What are the main challenges from an individual perspective?

Even for those individuals who want to act, it can be hard to know exactly what they can and should do. They have to deal with conflicting advice, confusing labelling and a lack of decent or affordable options. To give people a very easy introduction to the types of steps they can take themselves, WBCSD helped create a set of “Good Life Goals”, which outline personal actions that individuals can take to help support the achievement of the UN’s 17 Sustainable Development Goals (SDGs). The Good Life Goals are simple, collective and impactful actions people can take everywhere around the world – they give everyone a role in making tomorrow better than today.

Are there any particular countries that are ahead of others in terms of sustainability?

Action is being taken all over the world. Europe is often considered to be the leader, but it’s not quite so simple. For starters, where there is scarcity, there is very little waste – so those with the least usually cause the fewest impacts. Secondly, even when countries seem to be lagging, local action can help balance this out – for instance California’s state sustainability strategy is able to counter the actions of the current administration at a national level. And finally, things aren’t always as green as they look. The Scandinavian capitals are frequently featured as the most sustainable cities in the world, but the picture changes once you consider all the goods and services that are being imported. The truth is that people living in these countries are very rich — they go on holidays frequently, they have disposable income to spend, and the majority of people own a house and one or two cars, alongside their bicycles – and thus these cities have much higher emissions when you factor in consumption. The most sustainable cities are small, with well-integrated mobility systems that facilitate walking and cycling in most situations. Increasingly, they are also powered by renewable energy sources, and they have a positive approach in the way they look after their inhabitants, providing access to high quality green spaces, opportunities for healthy living, work-life balance, education, child and elderly care.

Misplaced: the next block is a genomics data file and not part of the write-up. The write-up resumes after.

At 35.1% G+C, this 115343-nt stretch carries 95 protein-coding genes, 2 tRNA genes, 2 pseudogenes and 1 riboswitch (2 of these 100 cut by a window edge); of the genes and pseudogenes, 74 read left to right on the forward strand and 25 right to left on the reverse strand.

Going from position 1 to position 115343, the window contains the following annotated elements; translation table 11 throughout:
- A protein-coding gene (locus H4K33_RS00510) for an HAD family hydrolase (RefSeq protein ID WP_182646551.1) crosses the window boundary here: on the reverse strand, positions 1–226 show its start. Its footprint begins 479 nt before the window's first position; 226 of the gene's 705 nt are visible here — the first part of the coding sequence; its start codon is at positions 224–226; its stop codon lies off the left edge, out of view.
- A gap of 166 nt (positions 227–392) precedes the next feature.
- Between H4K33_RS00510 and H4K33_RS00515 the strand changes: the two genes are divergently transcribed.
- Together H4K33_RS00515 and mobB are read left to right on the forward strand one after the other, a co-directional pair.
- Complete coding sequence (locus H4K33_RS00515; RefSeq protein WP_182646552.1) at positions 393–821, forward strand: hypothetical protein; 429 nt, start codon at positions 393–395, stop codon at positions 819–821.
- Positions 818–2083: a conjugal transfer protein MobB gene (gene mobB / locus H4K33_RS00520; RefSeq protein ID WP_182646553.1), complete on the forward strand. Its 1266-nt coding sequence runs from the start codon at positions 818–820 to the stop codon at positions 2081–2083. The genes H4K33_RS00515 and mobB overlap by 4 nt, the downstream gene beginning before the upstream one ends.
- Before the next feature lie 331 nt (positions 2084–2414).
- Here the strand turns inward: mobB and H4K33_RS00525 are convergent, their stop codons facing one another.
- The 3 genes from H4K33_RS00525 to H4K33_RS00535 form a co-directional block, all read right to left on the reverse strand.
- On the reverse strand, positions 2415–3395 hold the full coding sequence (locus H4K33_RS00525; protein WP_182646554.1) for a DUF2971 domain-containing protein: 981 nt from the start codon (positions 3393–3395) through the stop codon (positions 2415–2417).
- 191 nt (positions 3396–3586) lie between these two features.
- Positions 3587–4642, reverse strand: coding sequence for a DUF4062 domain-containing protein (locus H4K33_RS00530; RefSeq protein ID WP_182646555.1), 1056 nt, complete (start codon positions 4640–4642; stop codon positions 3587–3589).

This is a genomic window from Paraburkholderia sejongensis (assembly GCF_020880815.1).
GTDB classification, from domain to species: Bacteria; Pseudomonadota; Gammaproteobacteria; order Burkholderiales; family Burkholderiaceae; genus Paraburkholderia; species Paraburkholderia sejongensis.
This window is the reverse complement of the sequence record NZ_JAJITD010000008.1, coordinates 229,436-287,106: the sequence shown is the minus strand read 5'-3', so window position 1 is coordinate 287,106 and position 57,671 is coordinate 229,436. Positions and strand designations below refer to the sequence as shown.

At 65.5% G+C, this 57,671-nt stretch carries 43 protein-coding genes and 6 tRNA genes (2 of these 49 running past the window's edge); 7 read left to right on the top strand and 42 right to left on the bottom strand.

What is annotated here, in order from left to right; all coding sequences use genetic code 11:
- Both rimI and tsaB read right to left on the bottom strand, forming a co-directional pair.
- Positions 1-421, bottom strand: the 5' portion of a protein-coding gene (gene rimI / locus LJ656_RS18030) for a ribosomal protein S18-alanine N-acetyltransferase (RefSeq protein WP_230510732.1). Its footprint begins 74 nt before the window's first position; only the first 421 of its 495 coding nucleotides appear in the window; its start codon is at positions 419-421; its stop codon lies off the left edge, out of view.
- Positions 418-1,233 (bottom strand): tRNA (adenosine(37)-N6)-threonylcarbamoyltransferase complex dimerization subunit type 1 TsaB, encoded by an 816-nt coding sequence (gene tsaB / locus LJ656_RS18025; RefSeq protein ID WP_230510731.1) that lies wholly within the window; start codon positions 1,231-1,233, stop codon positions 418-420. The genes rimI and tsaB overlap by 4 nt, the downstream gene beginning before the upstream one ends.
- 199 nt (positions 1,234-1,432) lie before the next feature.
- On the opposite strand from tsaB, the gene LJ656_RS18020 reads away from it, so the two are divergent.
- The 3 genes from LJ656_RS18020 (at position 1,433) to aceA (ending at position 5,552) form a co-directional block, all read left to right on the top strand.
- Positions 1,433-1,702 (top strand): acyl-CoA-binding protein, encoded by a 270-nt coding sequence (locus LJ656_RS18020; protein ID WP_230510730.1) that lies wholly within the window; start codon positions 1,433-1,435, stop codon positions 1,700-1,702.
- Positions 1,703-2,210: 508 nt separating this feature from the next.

How do you see this area evolving in the next five to ten years?

There are some people who will keep ignoring climate change and other sustainability challenges – I say ignore, because the majority now accepts that these changes and challenges are happening. The financial and human costs will continue to rise, year by year.

A big question for the next 10 years is the extent to which we are led by those that choose short-term gains at almost everyone’s expense, versus supporting more long-term planning and the transformation of infrastructure and lifestyles in order to enable over 9 billion of us to live well within environmental limits.

As there are no companies in societies that have collapsed, from a corporate perspective, future profits and future sustainability will emerge from making better, cleaner, smarter lifestyles possible, and developing the infrastructure and policies that will support the shifts that are needed. We see forward-thinking companies working with increased purpose to make this happen – editing product lines, setting ambitious targets and collaborating to make transformation a part of their future.

There will be changes driven by individuals too: they will save energy and water, eat more plants and less meat, and take other actions to improve their own wellbeing as well as help the environment. But they will also interrogate what their idea of a Good Life is. They will ask why they need to work 14 hours a day to afford things they never use; why they take 10 three-day holidays a year rather than a three or four-week holiday where they really get to know a new part of the world; how they can learn to enjoy the world that they actually live in? And that is probably where the biggest sustainability shifts and gains will come from. Because once people aspire to live better rather than live bigger, it is remarkable how much more sustainable their lifestyles become.